Both left school without finishing and have criminal convictions. Sam spent years involved with gangs, and was fined and did community service for causing criminal damage to a taxi after an altercation with the driver. He believes that “everyone deserves a second chance” and is determined to seize it. “I’ve got a six-year-old daughter. I want to see her grow up. I don’t want to be talking to her on a phone in prison. I just want to get on with life.”

Jack was already on the Bikeworks course when he appeared in court for his part in a smash-and-grab raid on an office in the West End. He thinks that the character reference Bikeworks wrote for him helped to keep him out of jail. “The judge said that it was my last chance. This is where I want to be. I didn’t think it would ever happen that I’d get a job.”

Life is clearly not easy for Shaddouh. He describes his father’s failed attempts to wean himself off drugs by taking methadone; his cold sweats when he hasn’t had his fix. “It’s not nice to be living with someone like that,” he says.

He also has to resist the powerful undertow of the street and the company of his former criminal associates. He tries to avoid bad influences by spending time with his girlfriend and putting in long hours at the shop. “I would say I have changed a lot. I’ve distanced myself from them mates.”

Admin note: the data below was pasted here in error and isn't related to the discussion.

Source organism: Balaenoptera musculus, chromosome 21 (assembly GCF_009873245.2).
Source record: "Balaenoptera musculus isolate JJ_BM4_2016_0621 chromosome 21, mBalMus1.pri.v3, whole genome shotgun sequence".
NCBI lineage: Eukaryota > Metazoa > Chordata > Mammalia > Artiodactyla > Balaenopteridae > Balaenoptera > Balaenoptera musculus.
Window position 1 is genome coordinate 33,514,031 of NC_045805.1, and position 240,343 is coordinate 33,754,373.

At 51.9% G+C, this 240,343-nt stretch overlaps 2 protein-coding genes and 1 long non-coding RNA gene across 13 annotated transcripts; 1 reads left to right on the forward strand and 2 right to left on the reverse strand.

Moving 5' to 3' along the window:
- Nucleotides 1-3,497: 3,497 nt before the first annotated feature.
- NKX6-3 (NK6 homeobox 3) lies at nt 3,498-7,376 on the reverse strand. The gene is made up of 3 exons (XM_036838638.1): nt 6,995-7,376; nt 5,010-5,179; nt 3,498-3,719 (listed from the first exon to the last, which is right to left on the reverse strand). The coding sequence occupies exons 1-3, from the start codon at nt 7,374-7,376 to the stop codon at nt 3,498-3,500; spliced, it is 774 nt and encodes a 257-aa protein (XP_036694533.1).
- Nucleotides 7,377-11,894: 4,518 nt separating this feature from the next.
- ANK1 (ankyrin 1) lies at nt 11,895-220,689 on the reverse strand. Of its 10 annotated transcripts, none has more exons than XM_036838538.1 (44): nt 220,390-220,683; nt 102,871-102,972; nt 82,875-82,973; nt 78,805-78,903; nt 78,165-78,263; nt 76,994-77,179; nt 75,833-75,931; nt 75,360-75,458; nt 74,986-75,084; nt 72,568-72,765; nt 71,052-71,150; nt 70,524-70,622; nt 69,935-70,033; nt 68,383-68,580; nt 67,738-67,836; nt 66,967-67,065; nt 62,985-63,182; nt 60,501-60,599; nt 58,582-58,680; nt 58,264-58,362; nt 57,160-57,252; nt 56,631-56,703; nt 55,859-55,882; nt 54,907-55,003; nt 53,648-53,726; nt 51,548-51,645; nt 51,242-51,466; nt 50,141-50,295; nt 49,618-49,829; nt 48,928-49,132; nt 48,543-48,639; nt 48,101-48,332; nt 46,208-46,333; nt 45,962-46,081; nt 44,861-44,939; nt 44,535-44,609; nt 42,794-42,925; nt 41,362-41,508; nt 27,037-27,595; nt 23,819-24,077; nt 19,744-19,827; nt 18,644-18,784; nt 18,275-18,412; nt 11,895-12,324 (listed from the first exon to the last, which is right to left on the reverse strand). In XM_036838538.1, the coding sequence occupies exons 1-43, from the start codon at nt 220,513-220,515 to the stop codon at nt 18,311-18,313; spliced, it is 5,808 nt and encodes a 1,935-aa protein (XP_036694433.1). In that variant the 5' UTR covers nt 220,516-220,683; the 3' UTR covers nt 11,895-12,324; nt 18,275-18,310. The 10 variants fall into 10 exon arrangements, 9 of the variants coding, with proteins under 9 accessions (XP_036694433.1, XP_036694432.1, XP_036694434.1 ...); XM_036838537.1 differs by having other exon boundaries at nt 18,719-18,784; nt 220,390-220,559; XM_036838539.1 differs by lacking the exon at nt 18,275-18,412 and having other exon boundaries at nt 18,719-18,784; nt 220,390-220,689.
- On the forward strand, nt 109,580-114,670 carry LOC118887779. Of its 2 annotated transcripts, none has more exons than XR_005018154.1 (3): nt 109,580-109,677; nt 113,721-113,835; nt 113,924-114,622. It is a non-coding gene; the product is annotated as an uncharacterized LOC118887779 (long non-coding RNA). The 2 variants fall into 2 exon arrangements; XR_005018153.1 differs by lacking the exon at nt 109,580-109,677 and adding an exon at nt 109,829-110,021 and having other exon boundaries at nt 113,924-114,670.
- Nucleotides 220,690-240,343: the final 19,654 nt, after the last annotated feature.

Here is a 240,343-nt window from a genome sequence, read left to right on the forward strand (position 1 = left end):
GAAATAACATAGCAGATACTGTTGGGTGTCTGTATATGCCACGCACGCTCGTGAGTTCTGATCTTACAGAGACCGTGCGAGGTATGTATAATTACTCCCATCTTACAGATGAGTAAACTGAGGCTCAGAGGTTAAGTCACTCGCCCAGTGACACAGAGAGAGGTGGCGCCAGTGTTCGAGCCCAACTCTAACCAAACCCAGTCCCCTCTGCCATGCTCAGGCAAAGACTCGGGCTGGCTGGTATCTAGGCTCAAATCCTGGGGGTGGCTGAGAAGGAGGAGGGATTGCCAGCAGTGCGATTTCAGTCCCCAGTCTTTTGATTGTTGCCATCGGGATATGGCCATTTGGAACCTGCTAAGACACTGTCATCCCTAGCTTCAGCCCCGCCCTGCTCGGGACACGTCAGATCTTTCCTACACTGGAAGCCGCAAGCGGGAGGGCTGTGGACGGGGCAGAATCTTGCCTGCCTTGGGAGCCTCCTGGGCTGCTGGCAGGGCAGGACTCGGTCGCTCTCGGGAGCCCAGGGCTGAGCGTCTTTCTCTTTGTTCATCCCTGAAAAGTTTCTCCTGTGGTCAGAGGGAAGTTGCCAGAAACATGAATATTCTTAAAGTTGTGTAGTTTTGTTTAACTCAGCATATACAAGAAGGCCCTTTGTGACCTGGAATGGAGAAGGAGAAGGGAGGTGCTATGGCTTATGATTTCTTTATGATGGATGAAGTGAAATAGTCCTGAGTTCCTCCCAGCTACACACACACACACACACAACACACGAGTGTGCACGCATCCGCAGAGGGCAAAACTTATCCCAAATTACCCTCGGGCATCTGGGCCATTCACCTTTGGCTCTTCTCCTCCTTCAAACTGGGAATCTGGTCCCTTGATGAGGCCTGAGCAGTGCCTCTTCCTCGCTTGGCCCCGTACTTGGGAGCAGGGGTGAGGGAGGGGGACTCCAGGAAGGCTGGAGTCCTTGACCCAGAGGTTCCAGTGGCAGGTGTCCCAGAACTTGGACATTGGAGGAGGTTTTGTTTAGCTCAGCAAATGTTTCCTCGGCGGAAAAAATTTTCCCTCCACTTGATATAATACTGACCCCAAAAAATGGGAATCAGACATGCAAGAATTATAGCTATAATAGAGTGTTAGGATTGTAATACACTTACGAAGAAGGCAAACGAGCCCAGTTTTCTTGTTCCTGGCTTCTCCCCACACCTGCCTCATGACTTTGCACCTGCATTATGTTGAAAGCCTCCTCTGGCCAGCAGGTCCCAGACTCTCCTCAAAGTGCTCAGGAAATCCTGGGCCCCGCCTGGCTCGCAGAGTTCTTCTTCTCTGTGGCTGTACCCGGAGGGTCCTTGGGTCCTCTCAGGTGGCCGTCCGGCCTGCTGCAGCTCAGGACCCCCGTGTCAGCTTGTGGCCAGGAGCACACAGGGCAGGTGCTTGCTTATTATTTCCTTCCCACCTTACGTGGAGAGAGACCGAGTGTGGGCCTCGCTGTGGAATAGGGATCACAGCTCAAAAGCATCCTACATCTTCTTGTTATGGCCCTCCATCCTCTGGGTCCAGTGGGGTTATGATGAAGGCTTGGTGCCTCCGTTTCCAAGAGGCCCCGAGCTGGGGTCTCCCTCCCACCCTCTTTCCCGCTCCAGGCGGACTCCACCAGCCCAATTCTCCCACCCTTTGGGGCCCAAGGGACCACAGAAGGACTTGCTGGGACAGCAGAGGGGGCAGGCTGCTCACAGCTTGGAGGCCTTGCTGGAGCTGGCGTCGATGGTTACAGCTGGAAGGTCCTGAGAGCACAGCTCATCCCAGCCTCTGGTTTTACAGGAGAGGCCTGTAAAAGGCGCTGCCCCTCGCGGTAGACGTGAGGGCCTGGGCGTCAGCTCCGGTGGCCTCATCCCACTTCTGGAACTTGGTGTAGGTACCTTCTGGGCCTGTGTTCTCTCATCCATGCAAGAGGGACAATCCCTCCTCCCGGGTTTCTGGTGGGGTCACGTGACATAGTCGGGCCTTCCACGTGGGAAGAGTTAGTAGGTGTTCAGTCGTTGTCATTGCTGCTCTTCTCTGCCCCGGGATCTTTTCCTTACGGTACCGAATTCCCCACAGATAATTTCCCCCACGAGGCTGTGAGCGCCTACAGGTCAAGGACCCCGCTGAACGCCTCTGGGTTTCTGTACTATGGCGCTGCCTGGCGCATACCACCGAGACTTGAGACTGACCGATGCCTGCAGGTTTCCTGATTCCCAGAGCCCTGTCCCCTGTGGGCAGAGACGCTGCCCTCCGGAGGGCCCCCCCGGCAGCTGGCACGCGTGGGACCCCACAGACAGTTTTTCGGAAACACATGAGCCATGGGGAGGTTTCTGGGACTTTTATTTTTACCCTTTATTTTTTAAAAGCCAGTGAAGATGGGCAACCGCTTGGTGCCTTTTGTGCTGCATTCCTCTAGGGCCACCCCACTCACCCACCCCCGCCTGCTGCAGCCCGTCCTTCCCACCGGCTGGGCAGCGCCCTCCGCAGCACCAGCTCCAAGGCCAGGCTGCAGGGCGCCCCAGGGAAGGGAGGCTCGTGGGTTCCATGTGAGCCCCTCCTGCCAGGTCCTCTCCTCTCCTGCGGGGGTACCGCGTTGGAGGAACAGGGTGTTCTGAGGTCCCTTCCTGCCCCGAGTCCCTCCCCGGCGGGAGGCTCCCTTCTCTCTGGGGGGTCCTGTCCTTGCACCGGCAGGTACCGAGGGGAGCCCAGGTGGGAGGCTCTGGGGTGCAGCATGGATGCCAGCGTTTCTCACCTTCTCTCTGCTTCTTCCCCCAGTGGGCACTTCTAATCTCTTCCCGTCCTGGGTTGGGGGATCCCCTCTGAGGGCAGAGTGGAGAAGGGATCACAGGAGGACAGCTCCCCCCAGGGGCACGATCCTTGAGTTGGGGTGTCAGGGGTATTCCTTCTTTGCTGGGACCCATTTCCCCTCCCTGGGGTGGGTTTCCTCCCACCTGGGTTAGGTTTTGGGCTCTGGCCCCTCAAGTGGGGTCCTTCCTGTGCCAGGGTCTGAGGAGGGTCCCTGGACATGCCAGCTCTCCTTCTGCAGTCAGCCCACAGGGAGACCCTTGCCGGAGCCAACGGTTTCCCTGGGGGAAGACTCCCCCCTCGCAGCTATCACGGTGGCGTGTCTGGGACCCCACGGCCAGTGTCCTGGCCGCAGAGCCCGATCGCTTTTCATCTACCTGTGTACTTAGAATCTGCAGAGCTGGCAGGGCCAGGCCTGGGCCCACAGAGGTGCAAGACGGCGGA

Watching his cheerful manner as he serves customers in the Tower Hamlets Bikeworks shop, it is clear that he has found a job he enjoys. “I love it. It’s a pleasure to be here. The alarm goes off and I think: ‘Oh good, got to go to work.’ When I was doing crime, if people said ‘What will you be doing in five years time?’, I’d say ‘nicking more bikes’. I was young, dumb and stupid. Thank God I found Bikeworks.”

Now 19, he has ambitious plans. “I strongly believe in karma. I have got a lot of bad karma behind me. To level myself out I am in the process of starting my own business to design and create a bicycle lock to revolutionise bicycle security. There wasn’t a bike that we couldn’t nick. If you can find a lock that can stop me it would stop the majority of bike thieves.”

The future of cycling

Nearly a year ago, Mary Bowers, our friend and colleague at The Times, was hit by a lorry while cycling to work. She is making slow progress and has yet to regain full consciousness.

Since the accident, this newspaper has campaigned for better and safer cycling provision in our cities. More than 35,000 people have joined our campaign and 3,500 have written to their MPs to demand safer cycling provision.

Now, £30 million in extra funding has been released by the Department for Transport to improve dangerous junctions. Norman Baker, the Transport Minister, has slashed bureaucracy to help councils fix life-saving mirrors at junctions and Boris Johnson, the Mayor of London, has floated the idea of creating cycle lanes in the sky. There is still a long way to go if we are to make cities fit for cycling, and so as party conference season begins The Times has teamed up with Sustrans, the cycling charity, and the Freight Transport Association (FTA) to address the future of cycling.